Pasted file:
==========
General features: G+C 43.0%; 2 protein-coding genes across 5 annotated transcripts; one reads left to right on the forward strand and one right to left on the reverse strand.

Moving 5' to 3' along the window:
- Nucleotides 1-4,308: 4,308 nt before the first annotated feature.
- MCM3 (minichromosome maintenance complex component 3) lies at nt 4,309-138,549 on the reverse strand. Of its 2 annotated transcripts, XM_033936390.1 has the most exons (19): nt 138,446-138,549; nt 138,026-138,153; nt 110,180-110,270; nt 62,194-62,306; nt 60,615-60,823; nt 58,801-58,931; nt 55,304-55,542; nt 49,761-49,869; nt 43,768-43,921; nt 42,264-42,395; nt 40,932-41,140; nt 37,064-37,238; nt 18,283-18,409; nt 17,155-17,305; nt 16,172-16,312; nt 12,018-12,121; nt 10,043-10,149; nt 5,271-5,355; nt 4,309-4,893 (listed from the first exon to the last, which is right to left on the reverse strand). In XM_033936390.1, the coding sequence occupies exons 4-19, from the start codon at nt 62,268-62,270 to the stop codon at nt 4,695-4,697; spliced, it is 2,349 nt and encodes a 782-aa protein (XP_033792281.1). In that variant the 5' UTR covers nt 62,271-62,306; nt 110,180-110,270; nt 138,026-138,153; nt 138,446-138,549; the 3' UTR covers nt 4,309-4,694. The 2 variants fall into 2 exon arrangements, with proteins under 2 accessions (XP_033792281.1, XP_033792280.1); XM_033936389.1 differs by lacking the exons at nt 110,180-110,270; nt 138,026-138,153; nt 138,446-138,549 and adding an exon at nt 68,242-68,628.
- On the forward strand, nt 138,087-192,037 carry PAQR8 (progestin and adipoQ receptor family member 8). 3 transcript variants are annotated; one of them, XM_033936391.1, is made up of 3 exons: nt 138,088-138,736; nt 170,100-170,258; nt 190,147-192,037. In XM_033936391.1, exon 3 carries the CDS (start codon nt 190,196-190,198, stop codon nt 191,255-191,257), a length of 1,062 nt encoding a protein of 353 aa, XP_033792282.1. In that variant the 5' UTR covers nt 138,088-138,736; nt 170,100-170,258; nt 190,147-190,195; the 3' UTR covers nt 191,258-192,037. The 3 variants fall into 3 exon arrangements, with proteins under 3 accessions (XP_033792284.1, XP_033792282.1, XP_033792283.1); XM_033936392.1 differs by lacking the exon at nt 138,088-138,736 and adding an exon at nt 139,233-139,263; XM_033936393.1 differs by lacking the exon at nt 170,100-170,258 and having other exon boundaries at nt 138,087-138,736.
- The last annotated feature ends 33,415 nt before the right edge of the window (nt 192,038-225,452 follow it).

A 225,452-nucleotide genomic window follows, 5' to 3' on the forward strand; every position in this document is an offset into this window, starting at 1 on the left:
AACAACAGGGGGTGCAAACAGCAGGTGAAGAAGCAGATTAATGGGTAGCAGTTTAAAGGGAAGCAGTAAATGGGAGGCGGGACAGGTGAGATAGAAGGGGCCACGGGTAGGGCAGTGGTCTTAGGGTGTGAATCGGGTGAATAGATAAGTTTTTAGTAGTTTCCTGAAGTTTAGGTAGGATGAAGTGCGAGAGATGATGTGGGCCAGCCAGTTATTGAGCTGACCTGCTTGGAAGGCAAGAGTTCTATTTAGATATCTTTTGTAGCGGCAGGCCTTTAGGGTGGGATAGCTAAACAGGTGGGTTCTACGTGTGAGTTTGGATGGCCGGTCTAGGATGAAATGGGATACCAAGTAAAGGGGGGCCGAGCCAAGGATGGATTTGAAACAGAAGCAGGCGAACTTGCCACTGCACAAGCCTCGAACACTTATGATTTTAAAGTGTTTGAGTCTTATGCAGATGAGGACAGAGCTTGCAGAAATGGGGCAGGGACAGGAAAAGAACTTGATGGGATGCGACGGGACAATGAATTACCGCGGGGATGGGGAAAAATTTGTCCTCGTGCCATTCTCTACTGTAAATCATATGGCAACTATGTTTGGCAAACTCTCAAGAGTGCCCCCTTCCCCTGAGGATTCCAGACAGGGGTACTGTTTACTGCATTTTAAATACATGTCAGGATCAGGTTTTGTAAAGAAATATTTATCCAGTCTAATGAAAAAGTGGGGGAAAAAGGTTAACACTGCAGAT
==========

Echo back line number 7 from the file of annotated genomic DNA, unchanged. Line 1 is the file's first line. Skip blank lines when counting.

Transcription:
A 225,452-nucleotide genomic window follows, 5' to 3' on the forward strand; every position in this document is an offset into this window, starting at 1 on the left: